Heat protection assembly according to any of claims 3 to 6, characterised in that the support structure (33, 34) comprises a mesh (35) on which the refractory material (36) is disposed.

8. Heat protection assembly according to claim 7, characterised in that the mesh (35) is hexagonal.

9. Heat protection assembly according to any of the preceding claims, characterised by spacer members (34) defining a space separating the tiles (31 .1 , 31 .2, 31 .3, 31 .4) from the base plate (1 1 , 1 1 1 ).

10. Heat protection assembly according to claim 9, characterised in that a heat insulation layer (32) is disposed between the base plate (1 1 , 1 1 1 ) and the tiles (31 .1 , 31 .2, 31 .3, 31 .4).

1 1 . Heat protection assembly according to any of claims 1 to 10, wherein each heat protection panel (10) comprises at least one coolant channel (12, 14, 15).

12. Heat protection panel (10, 1 10) for a charging installation (1 ) of a metallurgical reactor, with a plurality of heat protection tiles (31 .1 , 31 .2, 31 .3, 31 .4) disposed adjacent to each other along a surface and connected to a common base plate (1 1 , 1 1 1 ).

13. Heat protection panel according to claim 12, wherein a gap (37) is provided between adjacent tiles (31 .1 , 31 .2, 31 .3, 31 .4).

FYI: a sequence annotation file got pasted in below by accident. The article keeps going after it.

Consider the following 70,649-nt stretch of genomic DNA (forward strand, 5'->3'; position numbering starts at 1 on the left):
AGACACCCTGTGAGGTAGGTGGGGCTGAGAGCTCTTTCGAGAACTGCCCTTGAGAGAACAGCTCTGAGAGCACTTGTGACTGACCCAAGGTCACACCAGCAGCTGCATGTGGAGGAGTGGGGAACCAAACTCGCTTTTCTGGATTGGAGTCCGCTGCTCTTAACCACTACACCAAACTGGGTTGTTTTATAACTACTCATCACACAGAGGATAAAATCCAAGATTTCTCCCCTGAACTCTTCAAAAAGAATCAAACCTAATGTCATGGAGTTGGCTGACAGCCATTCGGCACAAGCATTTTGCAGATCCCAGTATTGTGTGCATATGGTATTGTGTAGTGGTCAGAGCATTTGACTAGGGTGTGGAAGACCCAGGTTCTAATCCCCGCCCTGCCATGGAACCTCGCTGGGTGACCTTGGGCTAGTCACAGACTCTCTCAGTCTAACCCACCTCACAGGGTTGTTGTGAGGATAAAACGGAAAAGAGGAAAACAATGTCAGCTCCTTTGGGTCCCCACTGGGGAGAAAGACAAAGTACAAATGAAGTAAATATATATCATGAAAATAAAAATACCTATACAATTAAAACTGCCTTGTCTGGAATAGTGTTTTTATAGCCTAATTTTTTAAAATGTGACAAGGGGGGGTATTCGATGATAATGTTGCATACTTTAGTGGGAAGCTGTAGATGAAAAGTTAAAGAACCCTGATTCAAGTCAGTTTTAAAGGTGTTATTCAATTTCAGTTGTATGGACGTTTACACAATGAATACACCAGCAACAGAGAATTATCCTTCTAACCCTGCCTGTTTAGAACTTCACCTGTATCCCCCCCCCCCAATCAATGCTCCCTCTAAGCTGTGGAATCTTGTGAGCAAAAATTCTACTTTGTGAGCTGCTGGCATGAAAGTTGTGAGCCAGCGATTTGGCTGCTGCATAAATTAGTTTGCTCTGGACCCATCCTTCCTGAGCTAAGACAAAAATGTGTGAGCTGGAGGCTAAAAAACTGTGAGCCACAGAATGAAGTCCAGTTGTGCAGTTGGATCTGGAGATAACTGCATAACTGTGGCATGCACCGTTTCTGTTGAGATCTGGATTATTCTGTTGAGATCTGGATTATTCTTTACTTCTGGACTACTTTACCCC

14. Heat protection panel according to claim 12 or 13, wherein the tiles (31 .1 , 31 .2, 31 .3, 31 .4) comprise a support structure (33, 34), preferably with a mesh (35), on which a refractory material (36) is disposed.

15. Charging installation (1 ) of a metallurgical reactor, with a heat protection assembly (4, 30) according to any of claims 1 to 1 1 , said heat protection assembly (4, 30) comprising a plurality of heat protection tiles (31 .1 , 31 .2, 31 .3, 31 .4) disposed adjacent to each other along a surface.

16. Charging installation according to claim 15, characterised in that it comprises a casing (2) for a gear assembly and the heat protection assembly (4) is configured to protect an annular bottom surface of the casing (2).

17. Charging installation according to claim 16, characterised in that the heat protection assembly (4) comprises a plurality of heat protection panels (10, 110), each panel comprising (10, 110) a common base plate (11, 111), to which a plurality of tiles (31.1, 31.2, 31.3, 31.4) are connected, which heat protection panels (10, 110) are mounted on the charging installation (1) adjacent to each other, wherein a hoist device (40, 41) for handling the panels (10, 110) is disposed inside the casing (2).

Description:
HEAT PROTECTION ASSEMBLY FOR A CHARGING INSTALLATION OF A

METALLURGICAL REACTOR

Technical Field

[0001 ] The invention relates to a heat protection assembly for a charging installation of a metallurgical reactor. It further relates to a charging installation of a metallurgical reactor.

Background Art